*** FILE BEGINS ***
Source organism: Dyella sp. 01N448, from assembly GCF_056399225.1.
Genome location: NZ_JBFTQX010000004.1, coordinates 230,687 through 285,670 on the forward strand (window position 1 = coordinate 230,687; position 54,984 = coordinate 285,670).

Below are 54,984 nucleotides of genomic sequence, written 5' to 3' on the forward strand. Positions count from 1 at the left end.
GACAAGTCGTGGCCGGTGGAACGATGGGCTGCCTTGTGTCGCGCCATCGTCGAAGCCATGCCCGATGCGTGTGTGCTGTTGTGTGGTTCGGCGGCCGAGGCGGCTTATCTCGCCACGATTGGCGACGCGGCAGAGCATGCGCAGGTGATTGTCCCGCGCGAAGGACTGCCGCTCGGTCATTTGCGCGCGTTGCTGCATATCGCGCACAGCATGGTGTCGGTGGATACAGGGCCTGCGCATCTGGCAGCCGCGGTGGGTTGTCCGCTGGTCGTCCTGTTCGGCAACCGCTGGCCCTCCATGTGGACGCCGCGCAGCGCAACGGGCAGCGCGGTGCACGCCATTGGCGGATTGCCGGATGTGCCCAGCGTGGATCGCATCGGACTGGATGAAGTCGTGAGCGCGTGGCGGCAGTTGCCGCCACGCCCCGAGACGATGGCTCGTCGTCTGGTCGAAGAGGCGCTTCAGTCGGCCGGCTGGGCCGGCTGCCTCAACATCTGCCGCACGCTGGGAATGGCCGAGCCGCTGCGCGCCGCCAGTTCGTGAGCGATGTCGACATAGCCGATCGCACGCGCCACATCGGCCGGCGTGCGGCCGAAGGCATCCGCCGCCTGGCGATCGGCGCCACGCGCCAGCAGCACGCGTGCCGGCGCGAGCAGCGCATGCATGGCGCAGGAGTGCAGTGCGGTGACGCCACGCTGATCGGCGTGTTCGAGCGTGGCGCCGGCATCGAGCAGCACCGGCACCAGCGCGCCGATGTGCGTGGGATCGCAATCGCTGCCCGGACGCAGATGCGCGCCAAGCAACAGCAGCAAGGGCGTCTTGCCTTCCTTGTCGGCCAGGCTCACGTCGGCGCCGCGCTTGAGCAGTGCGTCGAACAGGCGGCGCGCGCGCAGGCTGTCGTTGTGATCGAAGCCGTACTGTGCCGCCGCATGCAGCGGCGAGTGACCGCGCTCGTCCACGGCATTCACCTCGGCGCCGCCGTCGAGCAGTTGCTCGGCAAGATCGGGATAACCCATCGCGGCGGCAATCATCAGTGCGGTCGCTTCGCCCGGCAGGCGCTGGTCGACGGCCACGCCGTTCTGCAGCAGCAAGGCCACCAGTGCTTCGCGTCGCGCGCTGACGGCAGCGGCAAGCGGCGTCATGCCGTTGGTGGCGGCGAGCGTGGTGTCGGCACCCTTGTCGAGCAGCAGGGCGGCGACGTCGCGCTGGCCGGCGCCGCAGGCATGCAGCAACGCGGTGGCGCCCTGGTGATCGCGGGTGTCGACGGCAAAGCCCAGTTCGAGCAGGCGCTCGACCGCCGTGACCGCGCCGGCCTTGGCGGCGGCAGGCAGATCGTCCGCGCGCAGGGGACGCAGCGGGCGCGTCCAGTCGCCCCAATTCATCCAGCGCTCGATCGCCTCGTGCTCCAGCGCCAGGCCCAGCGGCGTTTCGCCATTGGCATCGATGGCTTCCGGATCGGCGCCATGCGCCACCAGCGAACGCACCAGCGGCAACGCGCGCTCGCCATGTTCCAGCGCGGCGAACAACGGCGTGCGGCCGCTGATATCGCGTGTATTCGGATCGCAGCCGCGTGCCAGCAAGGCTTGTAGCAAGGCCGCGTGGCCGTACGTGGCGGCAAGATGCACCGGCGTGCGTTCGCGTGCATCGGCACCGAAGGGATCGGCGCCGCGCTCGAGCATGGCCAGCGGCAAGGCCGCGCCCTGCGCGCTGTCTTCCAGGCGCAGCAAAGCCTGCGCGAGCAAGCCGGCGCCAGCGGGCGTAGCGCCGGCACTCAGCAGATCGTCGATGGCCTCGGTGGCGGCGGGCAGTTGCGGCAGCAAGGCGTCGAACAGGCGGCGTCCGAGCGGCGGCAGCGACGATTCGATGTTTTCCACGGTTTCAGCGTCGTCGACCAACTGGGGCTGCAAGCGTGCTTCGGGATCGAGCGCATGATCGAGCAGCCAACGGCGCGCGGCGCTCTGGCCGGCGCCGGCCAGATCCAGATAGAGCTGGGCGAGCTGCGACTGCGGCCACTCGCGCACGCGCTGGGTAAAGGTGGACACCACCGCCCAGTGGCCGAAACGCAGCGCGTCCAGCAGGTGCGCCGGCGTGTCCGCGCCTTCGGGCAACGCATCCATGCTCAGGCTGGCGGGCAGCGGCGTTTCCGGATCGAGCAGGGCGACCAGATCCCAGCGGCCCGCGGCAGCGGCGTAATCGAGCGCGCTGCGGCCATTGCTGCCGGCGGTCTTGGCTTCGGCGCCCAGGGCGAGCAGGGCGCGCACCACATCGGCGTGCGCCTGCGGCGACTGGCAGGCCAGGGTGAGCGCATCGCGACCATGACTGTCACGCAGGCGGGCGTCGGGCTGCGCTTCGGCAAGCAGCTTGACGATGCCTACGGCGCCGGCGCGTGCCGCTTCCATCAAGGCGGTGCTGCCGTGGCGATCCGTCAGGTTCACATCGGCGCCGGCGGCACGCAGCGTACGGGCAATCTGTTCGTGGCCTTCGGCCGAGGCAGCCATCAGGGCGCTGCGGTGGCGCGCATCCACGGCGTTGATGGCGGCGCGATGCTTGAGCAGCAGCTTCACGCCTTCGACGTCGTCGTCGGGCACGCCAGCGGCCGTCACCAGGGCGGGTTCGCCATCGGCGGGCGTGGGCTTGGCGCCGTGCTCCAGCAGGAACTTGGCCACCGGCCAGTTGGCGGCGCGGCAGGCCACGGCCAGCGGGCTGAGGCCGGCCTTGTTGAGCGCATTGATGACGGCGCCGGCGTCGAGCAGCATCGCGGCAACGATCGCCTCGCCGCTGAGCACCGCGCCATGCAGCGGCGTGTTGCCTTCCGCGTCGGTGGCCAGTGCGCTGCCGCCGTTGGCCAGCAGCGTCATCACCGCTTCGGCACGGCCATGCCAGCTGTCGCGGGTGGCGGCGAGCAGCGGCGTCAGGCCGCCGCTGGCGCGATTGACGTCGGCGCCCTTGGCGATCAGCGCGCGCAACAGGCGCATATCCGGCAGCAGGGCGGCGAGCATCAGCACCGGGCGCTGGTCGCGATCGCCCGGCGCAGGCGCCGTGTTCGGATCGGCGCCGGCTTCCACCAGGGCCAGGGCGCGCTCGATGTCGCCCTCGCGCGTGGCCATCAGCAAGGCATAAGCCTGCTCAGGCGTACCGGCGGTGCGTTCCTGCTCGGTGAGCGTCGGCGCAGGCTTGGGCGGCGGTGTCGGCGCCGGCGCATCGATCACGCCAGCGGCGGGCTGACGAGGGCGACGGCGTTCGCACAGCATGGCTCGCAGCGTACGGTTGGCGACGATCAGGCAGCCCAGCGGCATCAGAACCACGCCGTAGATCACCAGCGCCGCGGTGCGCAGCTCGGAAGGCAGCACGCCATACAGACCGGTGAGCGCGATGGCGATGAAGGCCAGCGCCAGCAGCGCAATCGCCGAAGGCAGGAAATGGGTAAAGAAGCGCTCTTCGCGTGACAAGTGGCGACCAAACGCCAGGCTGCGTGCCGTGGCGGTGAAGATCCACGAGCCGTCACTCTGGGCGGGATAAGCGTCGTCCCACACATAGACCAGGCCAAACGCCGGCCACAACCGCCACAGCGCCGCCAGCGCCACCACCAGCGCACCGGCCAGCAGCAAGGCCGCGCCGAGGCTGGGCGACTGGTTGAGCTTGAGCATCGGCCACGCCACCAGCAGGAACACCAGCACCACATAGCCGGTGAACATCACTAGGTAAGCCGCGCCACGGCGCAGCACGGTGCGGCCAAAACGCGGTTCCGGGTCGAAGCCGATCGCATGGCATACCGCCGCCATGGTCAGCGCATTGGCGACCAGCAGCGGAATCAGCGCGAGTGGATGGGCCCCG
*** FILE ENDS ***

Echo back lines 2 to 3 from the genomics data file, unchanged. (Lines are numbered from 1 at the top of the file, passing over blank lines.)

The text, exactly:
Genome location: NZ_JBFTQX010000004.1, coordinates 230,687 through 285,670 on the forward strand (window position 1 = coordinate 230,687; position 54,984 = coordinate 285,670).

Below are 54,984 nucleotides of genomic sequence, written 5' to 3' on the forward strand. Positions count from 1 at the left end.